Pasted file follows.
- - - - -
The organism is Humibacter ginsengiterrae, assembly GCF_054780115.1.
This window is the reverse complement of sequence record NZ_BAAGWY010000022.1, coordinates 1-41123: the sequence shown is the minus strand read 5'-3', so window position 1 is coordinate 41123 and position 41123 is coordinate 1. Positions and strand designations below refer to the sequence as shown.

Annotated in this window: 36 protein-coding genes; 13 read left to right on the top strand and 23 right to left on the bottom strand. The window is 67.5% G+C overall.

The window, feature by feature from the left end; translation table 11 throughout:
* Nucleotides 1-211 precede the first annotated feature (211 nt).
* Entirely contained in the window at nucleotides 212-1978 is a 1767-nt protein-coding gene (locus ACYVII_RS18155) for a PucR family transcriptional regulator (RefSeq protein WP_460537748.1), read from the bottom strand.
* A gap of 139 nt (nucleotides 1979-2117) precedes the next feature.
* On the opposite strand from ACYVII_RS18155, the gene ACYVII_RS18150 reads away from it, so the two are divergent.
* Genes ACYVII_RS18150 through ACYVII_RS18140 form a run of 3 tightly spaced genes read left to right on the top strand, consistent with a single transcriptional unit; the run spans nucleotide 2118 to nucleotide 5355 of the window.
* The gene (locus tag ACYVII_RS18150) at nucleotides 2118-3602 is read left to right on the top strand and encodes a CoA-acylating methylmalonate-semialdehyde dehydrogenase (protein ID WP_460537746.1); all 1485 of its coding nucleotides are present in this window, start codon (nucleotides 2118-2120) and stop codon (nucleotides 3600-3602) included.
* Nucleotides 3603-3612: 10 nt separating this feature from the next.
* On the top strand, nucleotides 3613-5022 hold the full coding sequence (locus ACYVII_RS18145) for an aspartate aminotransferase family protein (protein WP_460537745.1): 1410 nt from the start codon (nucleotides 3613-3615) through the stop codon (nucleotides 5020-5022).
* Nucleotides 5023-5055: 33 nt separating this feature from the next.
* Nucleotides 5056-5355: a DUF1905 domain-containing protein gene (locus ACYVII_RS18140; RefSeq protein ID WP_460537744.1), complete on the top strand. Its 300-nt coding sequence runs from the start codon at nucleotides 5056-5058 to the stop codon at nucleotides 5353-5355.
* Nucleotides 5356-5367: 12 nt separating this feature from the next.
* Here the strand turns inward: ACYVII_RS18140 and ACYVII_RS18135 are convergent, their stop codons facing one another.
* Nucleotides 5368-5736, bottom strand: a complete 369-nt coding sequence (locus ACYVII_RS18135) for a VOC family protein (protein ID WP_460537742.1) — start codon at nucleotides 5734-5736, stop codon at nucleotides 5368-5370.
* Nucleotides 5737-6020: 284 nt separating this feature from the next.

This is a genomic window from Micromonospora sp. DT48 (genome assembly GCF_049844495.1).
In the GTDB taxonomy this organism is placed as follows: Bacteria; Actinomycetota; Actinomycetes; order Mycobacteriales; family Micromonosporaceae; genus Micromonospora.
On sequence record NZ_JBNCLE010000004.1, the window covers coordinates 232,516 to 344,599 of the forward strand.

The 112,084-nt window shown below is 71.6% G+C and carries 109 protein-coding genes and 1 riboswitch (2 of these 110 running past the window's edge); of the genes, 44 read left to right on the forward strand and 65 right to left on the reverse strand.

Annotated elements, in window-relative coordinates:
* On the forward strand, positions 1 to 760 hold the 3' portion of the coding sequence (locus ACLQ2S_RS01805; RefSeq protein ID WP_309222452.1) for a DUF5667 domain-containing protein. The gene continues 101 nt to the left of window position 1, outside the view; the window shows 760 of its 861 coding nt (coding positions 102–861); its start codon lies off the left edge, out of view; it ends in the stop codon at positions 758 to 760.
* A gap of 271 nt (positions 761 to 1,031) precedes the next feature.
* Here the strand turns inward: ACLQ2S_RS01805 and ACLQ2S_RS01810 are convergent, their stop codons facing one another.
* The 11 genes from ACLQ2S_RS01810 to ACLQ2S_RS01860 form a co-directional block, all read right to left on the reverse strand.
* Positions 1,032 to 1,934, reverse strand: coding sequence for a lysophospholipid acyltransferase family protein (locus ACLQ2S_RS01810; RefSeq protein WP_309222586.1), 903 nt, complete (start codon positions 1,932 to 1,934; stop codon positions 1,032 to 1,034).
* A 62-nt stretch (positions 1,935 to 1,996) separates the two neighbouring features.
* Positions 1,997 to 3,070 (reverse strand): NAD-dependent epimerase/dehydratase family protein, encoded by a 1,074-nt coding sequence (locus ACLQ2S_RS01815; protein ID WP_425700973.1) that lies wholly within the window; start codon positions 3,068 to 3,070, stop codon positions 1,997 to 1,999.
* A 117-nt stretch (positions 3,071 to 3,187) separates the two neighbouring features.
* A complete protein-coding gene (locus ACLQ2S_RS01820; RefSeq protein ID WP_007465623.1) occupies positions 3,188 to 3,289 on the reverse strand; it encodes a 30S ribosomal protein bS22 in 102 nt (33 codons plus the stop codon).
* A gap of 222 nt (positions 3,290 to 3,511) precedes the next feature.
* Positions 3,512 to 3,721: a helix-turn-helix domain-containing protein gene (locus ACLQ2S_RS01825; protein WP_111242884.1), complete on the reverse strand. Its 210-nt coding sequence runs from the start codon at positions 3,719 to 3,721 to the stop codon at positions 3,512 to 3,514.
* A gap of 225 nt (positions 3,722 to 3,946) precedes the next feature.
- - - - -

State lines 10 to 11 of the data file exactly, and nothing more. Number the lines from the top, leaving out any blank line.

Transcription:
* The gene (locus tag ACYVII_RS18150) at nucleotides 2118-3602 is read left to right on the top strand and encodes a CoA-acylating methylmalonate-semialdehyde dehydrogenase (protein ID WP_460537746.1); all 1485 of its coding nucleotides are present in this window, start codon (nucleotides 2118-2120) and stop codon (nucleotides 3600-3602) included.
* Nucleotides 3603-3612: 10 nt separating this feature from the next.